| 12th July 2017
"In pharma, there are a lot of rules and regulations that need to be worked within. You always try to be innovative and push the boundaries, but this mindset is difficult in pharma. Even when you think outside the box of traditional marketing, you have to think inside the larger regulatory box"
While all industries face challenges around developing campaigns that are impactful at global, regional, and local levels, pharma has the added challenge of trying to stay innovative and relevant while still remaining within regulatory bounds.
Blue Latitude Health interviewed Mohamed Helal, Marketing Lead for Immunology IBVT at EMEA level for Janssen to understand his point of view on what an exceptional creative campaign when working at the regional level looks like.
Mohamed: We have multiple therapy areas in immunology – dermatology, gastroenterology, and rheumatology – and I primarily work with gastroenterology. Not only are there multiple therapy areas to consider, but also many countries, and anything that is developed at the EMEA level must be relevant to the countries’ needs.
The factors that matter most in making creative work successful are quality, timing, and relevance to the markets. Deliverables must be straightforward and easy for countries to adapt for their needs, and they must come at the right time. For example, when developing messaging, it’s important to know what restrictions and barriers might come into play for different countries.
Some countries might be allowed to use poster or abstract data in their messaging, while others may only be allowed to use published data. There might be restrictions in some countries around reimbursement within specific populations, while other countries might be able to develop messaging about the wider population. Without taking these factors into account, local country uptake of regional work will suffer.
Because of variation between country level regulations, as well as product lifecycle and brand management, some markets will launch later than others, and this will drive the use of content and materials disseminated to them.
When we develop campaigns at an EMEA level for immunology, we separate our markets into ‘Cocreation’ and ‘Leverage’ markets:
• The Co-creation markets are involved in the process early, helping to guide the development of the campaign, as they will be using regional level materials early on
• Leverage markets will receive the regional level tactics and collateral in the rollout phase, as well as best practice and lessons learned by the Co-creation markets from the pilot phase, to guide their own adoption.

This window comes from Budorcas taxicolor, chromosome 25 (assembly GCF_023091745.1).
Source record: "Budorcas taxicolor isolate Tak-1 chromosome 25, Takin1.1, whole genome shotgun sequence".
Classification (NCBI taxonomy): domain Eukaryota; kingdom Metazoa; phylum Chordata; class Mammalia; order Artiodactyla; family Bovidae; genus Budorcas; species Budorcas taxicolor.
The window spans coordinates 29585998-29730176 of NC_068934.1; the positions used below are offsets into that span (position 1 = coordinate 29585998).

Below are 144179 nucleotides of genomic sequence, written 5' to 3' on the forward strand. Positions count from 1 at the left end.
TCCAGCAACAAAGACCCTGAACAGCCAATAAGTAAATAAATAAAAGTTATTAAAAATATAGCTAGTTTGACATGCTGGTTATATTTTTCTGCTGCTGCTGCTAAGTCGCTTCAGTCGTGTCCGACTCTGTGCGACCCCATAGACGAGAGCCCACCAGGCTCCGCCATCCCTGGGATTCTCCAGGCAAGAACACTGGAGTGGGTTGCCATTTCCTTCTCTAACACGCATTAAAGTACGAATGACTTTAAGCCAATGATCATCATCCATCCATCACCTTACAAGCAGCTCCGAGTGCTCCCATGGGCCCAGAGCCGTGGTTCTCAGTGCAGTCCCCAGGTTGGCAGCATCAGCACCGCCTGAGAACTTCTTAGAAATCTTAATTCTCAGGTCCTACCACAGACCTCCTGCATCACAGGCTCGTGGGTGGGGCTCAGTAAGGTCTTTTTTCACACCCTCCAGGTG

Good question! It’s a tough one to answer. In pharma, there are a lot of rules and regulations that need to be worked within. You always try to be innovative and push the boundaries, but this mindset is difficult in pharma. Even when you think outside the box of traditional marketing, you have to think inside the larger regulatory box.
Within broad (and often market-specific) guidance, there are three things that help creative work to stand out as exceptional:
1. It’s representative of the concept behind it – well-developed creative work that is reinforced and underpinned by insight from customers and which brings the concept to life
2. It’s visually engaging and stands out in a sea of competing messages – this is especially important for work that targets HCPs because they receive so many messages on a daily basis
3. The campaign can be easily executed on a practical level – it’s straightforward and simple for country level markets to adapt and roll out. Motivation can be a challenge when asking local markets to adopt regional campaigns, so it’s critical to remove barriers to uptake.
An example of what I would consider an outstanding creative campaign is the ‘Rewrite Their Stories’ campaign for Crohn’s disease, which was shortlisted for a PM Society award earlier this year. It got good feedback from physicians who saw it at a congress, who said the campaign was patient-focused, clear, and straightforward. The core message spoke to a clear unmet need, and this is something that we find resonates strongly with physicians in immunology.
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